As Richard Packard, MD, FRCS, FRCOphth, traced the evolution of the capsulotomy from crude forceps to precision laser during his Binkhorst Medal Lecture, he noted a new technology that may improve upon femtosecond cataract surgery.
Billed as the next generation in laser cataract technology, the CAPSULaser is a thermal laser that fits under a surgical microscope and is used only for making a capsulotomy. Perfectly round and precise, and completed in just 3 seconds.
Still in the clinical validation phase, the company expects a commercial launch in late 2015.
“Capsulotomy creation is the most important advantage of femtosecond cataract surgery,” Dr. Packard said. “But what does the capsulotomy look like?”
Research from Dr. Brendan J. Vote shows femtosecond-created capsulotomies have irregularities at the capsule margin, similar to perforations on a postage stamp, which may attribute to the higher rate of anterior capsule tear compared with standard phacoemulsification, occurring at a rate of 1.87% vs. .12% (P=0.0002).
Because the CAPSULaser is continuous, not pulsed like a femtosecond laser, and is scanned in a single circular pattern to create the continuous curvilinear capsulotomy, it creates a smoother capsulotomy, Dr. Packard said.
The technique begins with trypan blue to stain the anterior capsule and create a selective target for the laser. As the laser is scanned in a single circular pattern, the laser energy facilitates the molecular phase change of the capsular collagen IV to elastic amorphous collagen, creating a capsulotomy with a rim that has a high degree of elasticity and tear strength associated with the amorphous collagen.
“Results in 10 patients with 2 months of follow-up showed all corneas were clear and with endothelial count as expected, Dr. Packard said. “And capsulotomies were well-centered and not contracted, and there was no change in IOL position.”
In contrast to the femtosecond laser, preliminary clinical results show no pupil constriction after laser application with the CAPSULaser.
In other symposia held here at ESCRS 2015, speakers presented data showing more evidence of the benefit of femtosecond cataract surgery in complicated cases and pediatric patients.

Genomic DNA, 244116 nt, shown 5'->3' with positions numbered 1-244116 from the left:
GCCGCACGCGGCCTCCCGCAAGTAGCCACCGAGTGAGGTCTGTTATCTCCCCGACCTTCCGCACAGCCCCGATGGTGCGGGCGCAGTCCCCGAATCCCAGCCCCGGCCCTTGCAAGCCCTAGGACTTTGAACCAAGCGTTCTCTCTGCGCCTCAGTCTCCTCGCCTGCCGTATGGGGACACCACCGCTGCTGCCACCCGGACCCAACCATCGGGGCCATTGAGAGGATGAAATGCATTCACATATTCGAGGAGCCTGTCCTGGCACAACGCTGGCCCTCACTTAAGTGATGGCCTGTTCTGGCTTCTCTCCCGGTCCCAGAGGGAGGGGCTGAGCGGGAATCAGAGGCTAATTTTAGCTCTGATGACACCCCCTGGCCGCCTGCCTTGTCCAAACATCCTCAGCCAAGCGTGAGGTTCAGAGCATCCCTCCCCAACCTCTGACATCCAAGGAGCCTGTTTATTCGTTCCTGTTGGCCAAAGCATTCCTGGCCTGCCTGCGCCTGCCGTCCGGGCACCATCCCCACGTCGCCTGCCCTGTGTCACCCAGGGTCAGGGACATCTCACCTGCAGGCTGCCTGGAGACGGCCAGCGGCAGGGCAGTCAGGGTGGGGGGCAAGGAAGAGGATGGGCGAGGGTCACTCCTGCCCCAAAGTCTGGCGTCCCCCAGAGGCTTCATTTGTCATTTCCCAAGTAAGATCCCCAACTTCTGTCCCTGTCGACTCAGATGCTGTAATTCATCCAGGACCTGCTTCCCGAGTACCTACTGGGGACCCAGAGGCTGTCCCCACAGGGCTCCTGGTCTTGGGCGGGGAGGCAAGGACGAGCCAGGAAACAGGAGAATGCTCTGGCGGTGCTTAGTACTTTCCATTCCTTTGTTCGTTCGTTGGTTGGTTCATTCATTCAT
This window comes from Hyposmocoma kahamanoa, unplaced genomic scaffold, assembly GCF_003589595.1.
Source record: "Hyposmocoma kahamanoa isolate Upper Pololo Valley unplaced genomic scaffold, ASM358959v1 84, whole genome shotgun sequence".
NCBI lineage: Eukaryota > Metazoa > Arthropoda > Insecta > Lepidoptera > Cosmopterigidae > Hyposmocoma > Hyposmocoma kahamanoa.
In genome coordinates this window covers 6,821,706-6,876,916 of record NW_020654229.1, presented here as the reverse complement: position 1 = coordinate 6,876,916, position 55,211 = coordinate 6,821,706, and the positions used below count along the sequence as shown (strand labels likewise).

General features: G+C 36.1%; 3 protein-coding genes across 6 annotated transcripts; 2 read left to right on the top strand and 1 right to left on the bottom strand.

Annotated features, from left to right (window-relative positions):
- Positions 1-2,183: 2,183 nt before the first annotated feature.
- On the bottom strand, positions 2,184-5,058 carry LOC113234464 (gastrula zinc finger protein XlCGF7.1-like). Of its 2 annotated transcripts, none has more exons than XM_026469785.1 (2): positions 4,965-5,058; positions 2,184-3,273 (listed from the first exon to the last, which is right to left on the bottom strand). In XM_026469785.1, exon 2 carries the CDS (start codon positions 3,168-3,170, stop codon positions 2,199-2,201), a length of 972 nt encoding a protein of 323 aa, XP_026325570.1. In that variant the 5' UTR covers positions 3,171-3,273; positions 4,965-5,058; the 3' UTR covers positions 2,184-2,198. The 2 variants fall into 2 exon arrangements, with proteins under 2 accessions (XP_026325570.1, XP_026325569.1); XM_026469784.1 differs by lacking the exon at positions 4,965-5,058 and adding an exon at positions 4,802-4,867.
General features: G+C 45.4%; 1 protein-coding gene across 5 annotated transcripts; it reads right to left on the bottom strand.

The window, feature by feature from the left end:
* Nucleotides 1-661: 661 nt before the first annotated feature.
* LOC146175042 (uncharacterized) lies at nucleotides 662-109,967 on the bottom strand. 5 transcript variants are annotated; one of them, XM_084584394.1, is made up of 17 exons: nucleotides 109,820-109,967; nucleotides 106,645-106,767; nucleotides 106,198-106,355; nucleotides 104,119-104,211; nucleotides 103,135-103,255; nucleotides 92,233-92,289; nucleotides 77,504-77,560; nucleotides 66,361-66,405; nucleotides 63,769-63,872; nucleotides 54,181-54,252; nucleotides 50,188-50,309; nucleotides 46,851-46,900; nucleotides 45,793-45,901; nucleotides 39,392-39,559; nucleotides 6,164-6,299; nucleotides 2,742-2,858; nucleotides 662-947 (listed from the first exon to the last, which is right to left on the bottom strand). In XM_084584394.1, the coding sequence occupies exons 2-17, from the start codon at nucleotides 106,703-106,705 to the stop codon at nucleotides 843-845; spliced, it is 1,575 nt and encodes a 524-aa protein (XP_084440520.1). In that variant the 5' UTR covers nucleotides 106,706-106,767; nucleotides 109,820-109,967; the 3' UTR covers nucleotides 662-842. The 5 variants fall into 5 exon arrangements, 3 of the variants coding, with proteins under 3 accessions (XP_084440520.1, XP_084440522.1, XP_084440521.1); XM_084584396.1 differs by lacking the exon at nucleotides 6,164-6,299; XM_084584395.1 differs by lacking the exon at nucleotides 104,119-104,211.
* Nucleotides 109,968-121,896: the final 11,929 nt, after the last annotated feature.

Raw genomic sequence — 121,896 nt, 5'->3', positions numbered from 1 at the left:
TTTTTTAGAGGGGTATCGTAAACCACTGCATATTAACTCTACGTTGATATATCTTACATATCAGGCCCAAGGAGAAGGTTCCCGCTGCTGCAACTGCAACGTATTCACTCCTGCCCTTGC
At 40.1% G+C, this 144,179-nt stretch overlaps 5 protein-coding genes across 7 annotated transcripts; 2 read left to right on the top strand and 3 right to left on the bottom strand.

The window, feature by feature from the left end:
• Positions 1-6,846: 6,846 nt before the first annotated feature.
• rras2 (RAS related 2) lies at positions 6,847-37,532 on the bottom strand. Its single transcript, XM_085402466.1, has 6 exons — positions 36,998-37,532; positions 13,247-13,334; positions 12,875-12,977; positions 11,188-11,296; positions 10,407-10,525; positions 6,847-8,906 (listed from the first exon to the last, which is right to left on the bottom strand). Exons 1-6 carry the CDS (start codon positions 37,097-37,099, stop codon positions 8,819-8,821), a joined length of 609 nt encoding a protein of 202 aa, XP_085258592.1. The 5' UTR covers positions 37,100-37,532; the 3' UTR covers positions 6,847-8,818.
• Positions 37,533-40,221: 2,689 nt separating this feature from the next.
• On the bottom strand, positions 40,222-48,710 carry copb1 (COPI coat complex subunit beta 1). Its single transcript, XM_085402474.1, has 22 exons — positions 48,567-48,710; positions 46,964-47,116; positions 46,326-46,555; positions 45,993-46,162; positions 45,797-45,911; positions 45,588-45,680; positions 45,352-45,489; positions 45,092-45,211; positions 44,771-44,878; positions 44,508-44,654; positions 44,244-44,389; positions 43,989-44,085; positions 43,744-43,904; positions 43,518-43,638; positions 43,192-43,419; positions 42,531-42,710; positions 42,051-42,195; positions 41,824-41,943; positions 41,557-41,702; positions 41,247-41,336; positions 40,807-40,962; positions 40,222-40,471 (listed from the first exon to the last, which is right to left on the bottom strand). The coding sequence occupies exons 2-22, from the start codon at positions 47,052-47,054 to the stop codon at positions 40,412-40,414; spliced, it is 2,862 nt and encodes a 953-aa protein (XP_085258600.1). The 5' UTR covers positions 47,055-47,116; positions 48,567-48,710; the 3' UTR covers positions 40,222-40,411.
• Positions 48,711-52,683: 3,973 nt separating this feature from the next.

Burkhard Dick, MD, of the University Eye Clinic Bochum in Germany, said that femtosecond cataract surgery has a distinct advantage in pediatric cataracts, compared with manual surgery. Anterior and posterior capsulotomies in early pediatric cataracts are often challenging due the elasticity of the capsule. The laser alleviates some of the difficulty as it produces perfectly sized, shaped and centered anterior capsule openings, which helps position and stabilize IOLs. It also makes it significantly easier to line up the posterior and anterior capsulotomies.
But on the whole, enthusiasm for femtosecond cataract surgery waned considerably at ESCRS 2015, compared with 5 years ago when the technology was launched.
Some surgeons said they have stopped creating incisions with the femtosecond laser due to reports of localized endothelial cell loss around incisions.
Additionally, 2-year results from the ESCRS Femtosecond Laser-Assisted Cataract Surgery (FLACS) study continued to show that it doesn’t outperform routine phacoemulsification.
Funded entirely by ESCRS, this study is the first to compare femtosecond surgery and phacoemulsification in matched patients who were measured by major quality benchmarks: visual acuity, surgically induced astigmatism, complications and biometric errors.
Dr. Peter Barry, head of the Department of Ophthalmology in St Vincent's University Hospital, Dublin, who delivered the 2-year data, which now includes nearly 3,000 femtosecond cataract cases, said laser surgery showed benefit only in astigmatism reduction.
“The single, biggest benefit was seen in less postop astigmatism and less surgically induced astigmatism,” Dr. Barry said.
Patients in the femtosecond group in the FLACS database tended to be younger, had better preop vision, were more likely to have had previous refractive surgery and were more likely to have a multifocal IOL.
Dr. Barry said the femtosecond cataract patients had “slightly worse postop visual acuity, due to a slightly higher incidence of postop complication, such as higher IOP, uveitis and early PCO. And they had slightly worse postop VA compared to preop VA.”
Oliver Findl MD, Hanusch Hospital, Vienna, Austria and Moorfields Eye Hospital, London, UK, summed up the disappointment this way.
“I thought we would be in a better position. I thought it (femtosecond cataract surgery) would be a game changer,” Dr. Findl said. “I’m a little depressed. It doesn’t seem that way.”